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The license to thrill

Published Dec 4, 2013, 6:30 pm IST
Updated Mar 18, 2019, 9:59 pm IST
Arjun Shekhar talks about his third novel 'End Of Story?'

Arjun Shekhar was pursuing his Masters from Delhi School of Economics when the writing bug bit him. But somehow he drifted towards the corporate sector. Later, he and his wife started a non-profit organisation called Parvah. His first novel was set in the corporate world — A Flawed God. He talks about his third novel End Of Story?

What are the challenges of writing a thriller?
The biggest challenge of writing a thriller is that you can’t afford to dawdle too much in the narrative — like elaborating characters, setting contexts, building insights. The flab has to be kept to a minimum. Keep it all in a tight fist and open the fist slowly, ensuring only what you want escapes. End of Story? has a stunning climax and no one has been able to guess the killer till now.  

What was the inspiration behind the book? 
Mainly, the body of work that I had put together under a deep self-awareness workshop called “Get Real” that we have been running for the past couple of years. Finally, thrillers are part of my blood since my father was the director of the CBI in the late 80’s and growing up we heard stories of many cases from him.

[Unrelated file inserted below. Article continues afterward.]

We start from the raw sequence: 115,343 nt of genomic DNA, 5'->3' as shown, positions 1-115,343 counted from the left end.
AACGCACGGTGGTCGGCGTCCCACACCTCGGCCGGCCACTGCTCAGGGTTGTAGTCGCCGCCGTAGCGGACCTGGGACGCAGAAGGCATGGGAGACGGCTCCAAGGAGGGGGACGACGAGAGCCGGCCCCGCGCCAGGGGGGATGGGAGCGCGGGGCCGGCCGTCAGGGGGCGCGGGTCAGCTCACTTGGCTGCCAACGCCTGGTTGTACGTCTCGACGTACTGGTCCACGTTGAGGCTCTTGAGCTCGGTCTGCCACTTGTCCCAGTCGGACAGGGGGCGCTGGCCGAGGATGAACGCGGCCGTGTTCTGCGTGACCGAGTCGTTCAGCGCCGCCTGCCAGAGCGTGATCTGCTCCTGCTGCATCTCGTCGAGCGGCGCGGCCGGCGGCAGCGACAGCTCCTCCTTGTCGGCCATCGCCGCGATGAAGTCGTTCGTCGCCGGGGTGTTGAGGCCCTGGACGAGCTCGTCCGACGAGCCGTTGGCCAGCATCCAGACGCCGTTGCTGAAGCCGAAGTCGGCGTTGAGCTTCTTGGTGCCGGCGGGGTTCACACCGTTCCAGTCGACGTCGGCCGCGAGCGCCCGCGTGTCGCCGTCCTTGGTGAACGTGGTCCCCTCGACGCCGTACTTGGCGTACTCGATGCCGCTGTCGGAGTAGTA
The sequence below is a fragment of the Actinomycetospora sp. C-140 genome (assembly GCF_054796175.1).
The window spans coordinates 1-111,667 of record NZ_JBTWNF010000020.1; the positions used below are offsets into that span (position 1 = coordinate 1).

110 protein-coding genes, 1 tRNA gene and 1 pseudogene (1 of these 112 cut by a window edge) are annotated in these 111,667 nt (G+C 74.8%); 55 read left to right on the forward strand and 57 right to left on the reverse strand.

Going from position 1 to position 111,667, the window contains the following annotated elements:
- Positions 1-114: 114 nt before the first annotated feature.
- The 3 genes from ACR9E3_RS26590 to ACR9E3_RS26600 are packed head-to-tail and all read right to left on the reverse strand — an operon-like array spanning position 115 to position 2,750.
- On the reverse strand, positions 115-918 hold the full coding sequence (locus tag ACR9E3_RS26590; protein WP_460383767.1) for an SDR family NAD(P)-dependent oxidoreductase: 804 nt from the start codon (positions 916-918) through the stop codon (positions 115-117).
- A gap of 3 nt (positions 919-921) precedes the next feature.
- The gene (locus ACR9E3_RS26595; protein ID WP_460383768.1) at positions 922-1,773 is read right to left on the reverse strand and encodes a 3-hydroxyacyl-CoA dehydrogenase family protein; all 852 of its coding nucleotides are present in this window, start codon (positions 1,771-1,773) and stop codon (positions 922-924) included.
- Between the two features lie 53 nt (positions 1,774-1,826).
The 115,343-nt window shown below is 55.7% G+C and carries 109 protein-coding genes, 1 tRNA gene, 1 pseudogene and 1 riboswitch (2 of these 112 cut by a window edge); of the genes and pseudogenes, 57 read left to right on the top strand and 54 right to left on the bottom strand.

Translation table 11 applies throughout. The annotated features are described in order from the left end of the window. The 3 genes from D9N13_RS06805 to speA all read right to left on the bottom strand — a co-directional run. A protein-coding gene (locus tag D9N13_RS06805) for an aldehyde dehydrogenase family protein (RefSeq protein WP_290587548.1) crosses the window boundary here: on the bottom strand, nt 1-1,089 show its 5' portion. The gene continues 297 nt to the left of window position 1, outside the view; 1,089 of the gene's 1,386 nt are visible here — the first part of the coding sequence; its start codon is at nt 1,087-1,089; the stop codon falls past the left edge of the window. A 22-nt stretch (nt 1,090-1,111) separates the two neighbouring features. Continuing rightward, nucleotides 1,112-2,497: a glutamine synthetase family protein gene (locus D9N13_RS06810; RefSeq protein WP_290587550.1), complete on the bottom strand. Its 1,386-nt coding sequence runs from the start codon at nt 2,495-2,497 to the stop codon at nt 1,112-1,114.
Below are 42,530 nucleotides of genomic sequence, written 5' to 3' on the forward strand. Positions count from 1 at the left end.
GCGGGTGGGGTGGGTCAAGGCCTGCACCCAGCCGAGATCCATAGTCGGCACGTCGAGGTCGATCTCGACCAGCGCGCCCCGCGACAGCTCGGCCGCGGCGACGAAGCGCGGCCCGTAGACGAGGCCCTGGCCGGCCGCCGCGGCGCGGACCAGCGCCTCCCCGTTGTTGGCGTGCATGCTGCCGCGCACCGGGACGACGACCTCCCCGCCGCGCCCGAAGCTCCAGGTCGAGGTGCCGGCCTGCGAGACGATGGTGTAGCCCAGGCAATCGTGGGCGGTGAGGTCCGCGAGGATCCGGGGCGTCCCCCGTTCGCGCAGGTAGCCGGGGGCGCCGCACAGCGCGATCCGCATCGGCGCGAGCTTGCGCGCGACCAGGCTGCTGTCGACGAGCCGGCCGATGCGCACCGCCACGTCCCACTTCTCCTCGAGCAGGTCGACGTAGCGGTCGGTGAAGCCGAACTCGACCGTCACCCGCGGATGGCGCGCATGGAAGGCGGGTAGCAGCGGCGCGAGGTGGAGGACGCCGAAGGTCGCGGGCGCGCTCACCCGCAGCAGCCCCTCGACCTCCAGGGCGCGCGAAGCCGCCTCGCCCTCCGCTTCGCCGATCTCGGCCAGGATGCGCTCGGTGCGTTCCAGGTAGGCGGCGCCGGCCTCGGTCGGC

How are the characters and plot constructed? 
The characters obviously come from people you know, but you add to them till they resemble nobody in particular. In End of Story? I put down the layers of the narrative as a top level design, and then let the characters loose in the setting where the most stories are told — in a court room, in advertising world, and in the media.

Do you follow a fixed writing schedule? 
I have a writing discipline — on the days I write, I sit and type at my keyboard until my mind tells me to stop because it’s exhausted conjuring up scenario after scenario. My thoughts flow the best immediately after my meditation in the morning. 


Any tips for aspiring authors?
The story is important but observing the story is as critical — don’t take the readers for fools.